The family is an important social unit in any society. In Japan, with its strong legacy of Confucian values and traditional emphasis of group over the individual, the family plays an exceptionally important role. This series explores five novels–two authored by women and three by men–each engaged with issues of both family and self, but from widely differing perspectives.

THE BOOKS
  • The Waiting Years Enchi Fumiko
  • The Makioka Sisters Tanizaki Junichirô
  • The Setting Sun Dazai Osamu
  • A Personal Matter ôe Kenzaburô
  • Goodbye Tsugumi Yoshimoto Banana

Growing Up Between Cultures

This series highlights the cultural diversity in almost every setting and reveals the many different ways there are to negotiate those competing claims of identity. Characters wrestle with questions about their identity that are complicated by their experiences growing up among multiple cultures.

THE BOOKS
  • Don’t Let’s Go to the Dogs Tonight Alexandra Fuller
  • The Names N. Scott Momaday
  • Lost in Translation Eva Hoffman
  • Anna In-Between Elizabeth Nunez
  • No-No Boy John Okad

The Gilded Age

This series will examine one the most pivotal yet most neglected eras of United States history, one that began to define the parameters of the modern world in which we live. 

During the last quarter of the nineteenth century, Americans turned their attention to economic projects of physical expansion and material wealth. The people of principle became the people of progress. In addition to industrialization, urbanization, and migration, the modernization of the US brought with it the rise of a leisure class and a new therapeutic consumer culture. 

THE BOOKS
  • The Devil in the White City Erik Larson
  • The Gilded Age Mark Twain
  • The Age of Innocence Edith Wharton
  • The Rise of Silas Lapham William Dean Howells
  • Poland Spring David Richards

Invisible New England

The traditional view of New England is pastoral, small-scale, and well ordered—its inhabitants Anglo-Saxon, taciturn, frugal, and hardworking. These generalizations suggest a homogeneous community, when in fact, New England in the late 19th century had the most ethnically diverse population in the country and extensive industrialization. How did this gap between perception and reality come about?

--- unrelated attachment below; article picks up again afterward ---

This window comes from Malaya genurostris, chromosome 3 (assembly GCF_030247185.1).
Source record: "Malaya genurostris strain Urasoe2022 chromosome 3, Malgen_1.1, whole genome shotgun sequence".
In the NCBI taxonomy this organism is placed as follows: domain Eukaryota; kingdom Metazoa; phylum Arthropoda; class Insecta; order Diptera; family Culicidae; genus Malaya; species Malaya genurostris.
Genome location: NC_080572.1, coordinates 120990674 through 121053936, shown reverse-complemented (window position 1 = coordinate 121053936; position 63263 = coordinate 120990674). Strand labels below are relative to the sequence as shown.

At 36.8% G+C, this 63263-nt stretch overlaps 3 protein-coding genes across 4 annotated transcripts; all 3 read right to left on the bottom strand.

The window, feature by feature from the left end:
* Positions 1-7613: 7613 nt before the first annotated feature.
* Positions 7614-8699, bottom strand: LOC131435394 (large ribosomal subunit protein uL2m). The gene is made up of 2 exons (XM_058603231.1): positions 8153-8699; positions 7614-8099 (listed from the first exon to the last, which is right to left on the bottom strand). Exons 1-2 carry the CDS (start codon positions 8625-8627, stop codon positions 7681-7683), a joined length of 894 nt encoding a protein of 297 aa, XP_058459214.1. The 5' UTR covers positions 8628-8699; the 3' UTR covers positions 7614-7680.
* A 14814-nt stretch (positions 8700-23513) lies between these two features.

THE BOOKS
  • The Living is Easy Dorothy West
  • The Burgess Boys Elizabeth Strout
  • River Talk C.B. Anderson
  • All Souls: A Family Story from Southie Michael Patrick MacDonald
  • The Lobster Kings Alexi Zentner

The Journey Inward

The quest for identity often involves undertaking a journey, whether literally or figuratively. The five autobiographies in this series tell of both kinds of journeys. 

Welty recalls her family’s week-long trips in their touring car to visit relatives in West Virginia; Stewart’s letters are written as a result of a move to frontier Wyoming; Hurston is literally on the move from the age of nine; Duncan voyages at a young age from San Francisco to Chicago to London and then to the Continent, Africa, Greece, and Russia; Lahiri discusses journeys in a whole new light. 

THE BOOKS
  • One Writer’s Beginnings Eudora Welty
  • Letters of a Woman Homesteader Elinore Pruitt Stewart
  • Dust Tracks on a Road Zora Neal Hurston
  • My Life Isadora Duncan
  • Redefining Realness Jhumpa Lahiri

Let’s Talk Graphic

Explore the range of graphic literature—books that use images and words together to tell stories and contemplate the world.

THE BOOKS
  • Perspolis Marjane Strapi
  • American Born Chinese Gene Luen Yang
  • Skim Mariko Tamaki
  • Refresh Refresh Danica Novgorodoff
  • Understanding Comics: The Invisible Art Scott McCloud